Facial plast Surg 2010; 26(5): 396-404
DOI: 10.1055/s-0030-1265019
© Thieme Medical Publishers

Septal Cartilage Tissue Engineering: New Horizons

Jacqueline J. Greene1 , 2 , Deborah Watson1 , 2 , 3
  • 1School of Medicine, University of California, San Diego, La Jolla, California
  • 2Cartilage Tissue Engineering Laboratory, Department of Bioengineering, University of California, San Diego, La Jolla, California
  • 3Division of Otolaryngology–Head and Neck Surgery, Facial Plastic and Reconstructive Surgery, University of California, San Diego, La Jolla, California
Further Information

Publication History

Publication Date:
17 September 2010 (online)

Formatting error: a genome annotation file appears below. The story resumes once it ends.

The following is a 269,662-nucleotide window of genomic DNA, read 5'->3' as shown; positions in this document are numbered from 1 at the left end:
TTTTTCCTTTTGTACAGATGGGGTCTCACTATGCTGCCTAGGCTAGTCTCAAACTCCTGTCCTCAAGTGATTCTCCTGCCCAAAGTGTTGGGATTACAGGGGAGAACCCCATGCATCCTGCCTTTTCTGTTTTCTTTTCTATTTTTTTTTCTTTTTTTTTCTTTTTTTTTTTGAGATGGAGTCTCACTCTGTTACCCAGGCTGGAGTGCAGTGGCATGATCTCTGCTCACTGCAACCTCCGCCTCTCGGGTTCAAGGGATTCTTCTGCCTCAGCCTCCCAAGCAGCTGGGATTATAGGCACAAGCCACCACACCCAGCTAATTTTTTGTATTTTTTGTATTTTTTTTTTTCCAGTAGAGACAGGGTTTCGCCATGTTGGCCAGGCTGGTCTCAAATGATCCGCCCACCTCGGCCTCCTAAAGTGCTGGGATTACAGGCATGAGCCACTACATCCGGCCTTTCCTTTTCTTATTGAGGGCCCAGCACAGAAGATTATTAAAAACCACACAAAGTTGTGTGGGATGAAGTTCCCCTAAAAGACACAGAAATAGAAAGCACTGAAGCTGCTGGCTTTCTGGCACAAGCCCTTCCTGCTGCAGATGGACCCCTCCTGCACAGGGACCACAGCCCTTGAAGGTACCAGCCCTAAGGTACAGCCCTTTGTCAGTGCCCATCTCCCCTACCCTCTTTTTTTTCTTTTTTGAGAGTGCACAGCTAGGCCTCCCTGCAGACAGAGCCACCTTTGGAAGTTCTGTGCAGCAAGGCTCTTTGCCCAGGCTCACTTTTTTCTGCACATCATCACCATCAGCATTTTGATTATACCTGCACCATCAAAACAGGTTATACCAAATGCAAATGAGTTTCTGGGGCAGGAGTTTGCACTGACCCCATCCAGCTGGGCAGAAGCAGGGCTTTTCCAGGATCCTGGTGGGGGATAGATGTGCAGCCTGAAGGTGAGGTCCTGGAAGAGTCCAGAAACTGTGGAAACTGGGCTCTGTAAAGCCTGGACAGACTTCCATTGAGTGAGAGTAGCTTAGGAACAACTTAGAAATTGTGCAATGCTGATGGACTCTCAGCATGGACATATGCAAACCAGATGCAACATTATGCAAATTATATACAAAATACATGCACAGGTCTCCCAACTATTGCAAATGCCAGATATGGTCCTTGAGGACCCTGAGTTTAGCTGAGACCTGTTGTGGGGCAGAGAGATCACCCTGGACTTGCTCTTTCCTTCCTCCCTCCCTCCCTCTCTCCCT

Cartilage tissue engineering is a dynamically changing field that has the potential to address some of the tissue repair challenges seen in nasal and craniofacial reconstructive surgeries. The scope of the problem includes limited autologous tissue availability, donor site morbidity associated with the harvesting of these tissue grafts, and the risk of an immune reaction to allogenic or synthetic implants that might be used as alternatives. Current tissue engineering strategies involve harvesting a small biopsy specimen from a patient and then isolating chondrocytes through enzymatic digestion of the extracellular matrix. These isolated chondrocytes can be expanded in monolayer and reseeded into a three-dimensional scaffold that could potentially be used as autologous surgical grafts. Using cell-expansion techniques, it would be feasible to generate abundant amounts of cartilage in defined shapes and sizes. The ideal tissue-engineered cartilage would resemble native tissue in terms of its biochemical, structural, and metabolic properties so that it could restore stability, function, and contour to the damaged or defective facial region. In this article, emerging technology and major challenges are described to highlight recent advances and overall trends within septal cartilage tissue engineering.